Tom JeffersonSenior Associate Tutor, University of Oxford. 

Monday, November 20, 2017

UN says Afghanistan produced 87% more opium than last year, for its biggest harvest ever. Expect a bigger supply and lower prices on the street.

In a report just issued (November 2017) by the United Nations Office on Drug Control, we learn that Afghanistan had a huge, bumper crop of opium in 2017.  Its biggest ever.  And if you read the details of the methods used to estimate the amount of opium produced, you will see that there is a large amount of guesswork, and the amount available for overseas distribution might be considerably greater than estimated.

https://www.unodc.org/documents/crop-monitoring/Afghanistan/Afghan_opium_survey_2017_cult_prod_web.pdf

Pages 7, 8

"Key Findings: 

Area under opium poppy cultivation increased by 63% since 2016, reaching a new record high... 

Opium poppy cultivation expanded to new regions and intensified where there was cultivation before…

Total eradication of opium poppy increased by 395 hectares but remained very low...

Potential opium yield and production increased in 2017 Potential opium production was estimated at 9,000 tons in 2017, an increase of 87% from its 2016 level (4,800 tons). The increase in production is mainly a result of an increase in area under opium poppy cultivation, while an increase in opium yield per hectare also contributed. In 2017, the average opium yield amounted to 27.3 kilograms per hectare, which was 15% higher than in 2016…" 

A graph of the area in hectares used to grow opium poppies in Afghanistan from 1994-present is on page 15 of the report.  As I noted previously, the two periods when there was a heavy US CIA/military presence in Afghanistan have corresponded to increased opium production.

-----------------

Today, Nov 20, it was announced at a press conference that US and Afghan military forces have launched attacks on Taliban opium factories. One might ask if this announcement is in response to the UN report.  One might also ponder the fact that opium was harvested in the spring--so the "factories" that turn opium into morphine and heroin, the ones we reported attacking-- may have been mothballed till next spring, anyway.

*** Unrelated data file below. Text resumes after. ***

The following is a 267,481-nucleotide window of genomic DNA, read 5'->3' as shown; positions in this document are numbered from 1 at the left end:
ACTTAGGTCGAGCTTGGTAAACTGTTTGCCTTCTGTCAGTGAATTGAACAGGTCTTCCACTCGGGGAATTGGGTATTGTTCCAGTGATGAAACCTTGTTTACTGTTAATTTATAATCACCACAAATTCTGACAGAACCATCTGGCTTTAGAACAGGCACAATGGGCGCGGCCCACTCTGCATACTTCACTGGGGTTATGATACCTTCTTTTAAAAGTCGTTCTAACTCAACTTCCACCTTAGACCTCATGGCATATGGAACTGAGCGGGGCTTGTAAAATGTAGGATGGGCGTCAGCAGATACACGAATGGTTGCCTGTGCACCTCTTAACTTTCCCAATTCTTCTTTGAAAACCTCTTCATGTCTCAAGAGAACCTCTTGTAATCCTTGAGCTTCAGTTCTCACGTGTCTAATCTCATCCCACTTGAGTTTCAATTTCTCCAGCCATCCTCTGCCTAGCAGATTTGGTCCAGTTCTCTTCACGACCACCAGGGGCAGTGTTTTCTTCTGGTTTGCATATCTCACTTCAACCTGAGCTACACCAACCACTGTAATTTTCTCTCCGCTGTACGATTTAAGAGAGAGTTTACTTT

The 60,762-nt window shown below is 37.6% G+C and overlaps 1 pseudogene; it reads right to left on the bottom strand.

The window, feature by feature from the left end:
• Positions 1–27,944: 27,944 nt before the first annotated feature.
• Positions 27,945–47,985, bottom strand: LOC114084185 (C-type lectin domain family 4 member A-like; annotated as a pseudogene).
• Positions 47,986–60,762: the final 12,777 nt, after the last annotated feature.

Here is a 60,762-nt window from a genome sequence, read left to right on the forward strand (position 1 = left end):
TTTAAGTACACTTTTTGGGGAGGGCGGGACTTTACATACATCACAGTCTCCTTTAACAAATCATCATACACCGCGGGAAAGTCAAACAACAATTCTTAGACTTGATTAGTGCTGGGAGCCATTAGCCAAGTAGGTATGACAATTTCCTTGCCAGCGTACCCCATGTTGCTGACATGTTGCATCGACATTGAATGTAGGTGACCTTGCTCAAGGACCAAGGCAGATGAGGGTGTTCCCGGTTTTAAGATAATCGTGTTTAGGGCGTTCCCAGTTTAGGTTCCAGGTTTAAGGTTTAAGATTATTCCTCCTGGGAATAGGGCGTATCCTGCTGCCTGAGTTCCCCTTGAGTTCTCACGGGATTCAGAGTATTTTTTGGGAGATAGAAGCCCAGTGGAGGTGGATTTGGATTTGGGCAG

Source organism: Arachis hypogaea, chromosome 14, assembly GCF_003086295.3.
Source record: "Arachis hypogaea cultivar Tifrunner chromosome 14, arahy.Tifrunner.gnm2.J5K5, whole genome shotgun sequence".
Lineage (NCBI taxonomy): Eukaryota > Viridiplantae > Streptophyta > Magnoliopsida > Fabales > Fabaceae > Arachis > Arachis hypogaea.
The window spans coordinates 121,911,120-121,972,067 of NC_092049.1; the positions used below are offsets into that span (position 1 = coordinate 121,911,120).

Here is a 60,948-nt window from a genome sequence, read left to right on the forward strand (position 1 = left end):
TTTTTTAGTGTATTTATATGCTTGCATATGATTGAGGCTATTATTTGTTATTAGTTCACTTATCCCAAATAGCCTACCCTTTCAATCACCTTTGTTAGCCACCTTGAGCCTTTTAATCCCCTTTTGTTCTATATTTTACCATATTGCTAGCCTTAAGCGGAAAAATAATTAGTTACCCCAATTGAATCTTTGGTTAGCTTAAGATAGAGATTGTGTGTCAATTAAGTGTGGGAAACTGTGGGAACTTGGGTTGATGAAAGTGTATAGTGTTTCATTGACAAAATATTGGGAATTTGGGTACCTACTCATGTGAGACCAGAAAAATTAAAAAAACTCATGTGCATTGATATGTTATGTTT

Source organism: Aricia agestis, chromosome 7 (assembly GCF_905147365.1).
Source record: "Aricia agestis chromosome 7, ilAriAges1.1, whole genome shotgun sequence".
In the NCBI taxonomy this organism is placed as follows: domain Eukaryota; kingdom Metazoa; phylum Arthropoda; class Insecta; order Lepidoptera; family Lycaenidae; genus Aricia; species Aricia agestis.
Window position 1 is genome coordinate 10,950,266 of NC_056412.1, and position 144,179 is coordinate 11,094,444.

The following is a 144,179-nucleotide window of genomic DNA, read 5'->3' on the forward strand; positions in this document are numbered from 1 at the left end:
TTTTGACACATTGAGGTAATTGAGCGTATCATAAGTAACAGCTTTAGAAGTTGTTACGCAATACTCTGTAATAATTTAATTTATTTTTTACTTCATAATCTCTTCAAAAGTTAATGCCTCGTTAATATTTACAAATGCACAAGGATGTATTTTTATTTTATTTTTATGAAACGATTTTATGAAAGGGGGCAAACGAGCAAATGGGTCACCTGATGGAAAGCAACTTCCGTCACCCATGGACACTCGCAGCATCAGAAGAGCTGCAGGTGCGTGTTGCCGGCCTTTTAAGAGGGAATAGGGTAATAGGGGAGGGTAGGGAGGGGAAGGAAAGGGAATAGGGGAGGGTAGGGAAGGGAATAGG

"U.S. Army General John Nicholson showed videos at a press conference of targeted aerial strikes against what he described as Taliban drug factories.  “Last night we conducted strikes in northern Helmand to hit the Taliban where it hurts, in their narcotics financing,” said Nicholson, flanked by Afghan Army Lieutenant General Mohammad Sharif Yaftali…"




Friday, September 15, 2017

Apparently Ebola, like Tuberculosis or Lyme bacteria and many known viruses, can remain in your body for years after infection


Ebola Virus RNA detection in Semen More than Two Years after Resolution of Acute Ebola Virus Infection 
Abstract 
Among 149 men who survived Ebola virus disease (EVD) and donated semen 260–1016 days after EVD onset, Ebola virus (EBOV) ribonucleic acid (RNA) was detected in 13 (9%). Of 137 men who donated semen 2 years after EVD onset, 11 (8%) had an EBOV RNA-positive specimen. The mechanism underlying the persistence of EBOV RNA in semen is unclear, and it is unclear whether the detection of viral RNA represents the presence of infectious virus."


As case reports have emerged of Ebola virus persisting in the eyes and genitourinary tract, people began to wonder if there were 'privileged sites' that allowed the Ebola virus to remain intact but dormant in people who had had earlier infections. Now there is additional strong evidence this occurs.

 Ebola RNA was detected in semen in 8% of 137 men who survived an Ebola infection--two years later.  Presumably, like the organisms which cause Lyme Disease, TB, chickenpox and other infections, people may develop recurrent illness if their immune system fails to control persisting, live organisms.

While the presence of RNA is not absolute evidence that live, infectious Ebola virus remains in the bodies of recovered victims, as culture of the virus would be, it is hard to imagine any other scenario to explain this finding.  Especially since shedding of Ebola virus was known to possibly continue for months after an infection, even prior to the 2014 Ebola epidemic.


Do drug companies spend the most money to promote the most useless drugs?/ CMAJ


Drug companies spent the most money to promote the most useless drugs, according to the following study in the Canadian Medical Association Journal:

The relation between promotional spending on drugs and their therapeutic gain: a cohort analysis
Joel Lexchin MSc MD
Abstract
Background: Whether drug promotion helps or hinders appropriate prescribing by physicians is debated. This study examines the most heavily promoted drugs and the therapeutic value of those drugs to help determine whether doctors should be using promo- tional material to inform themselves about drugs.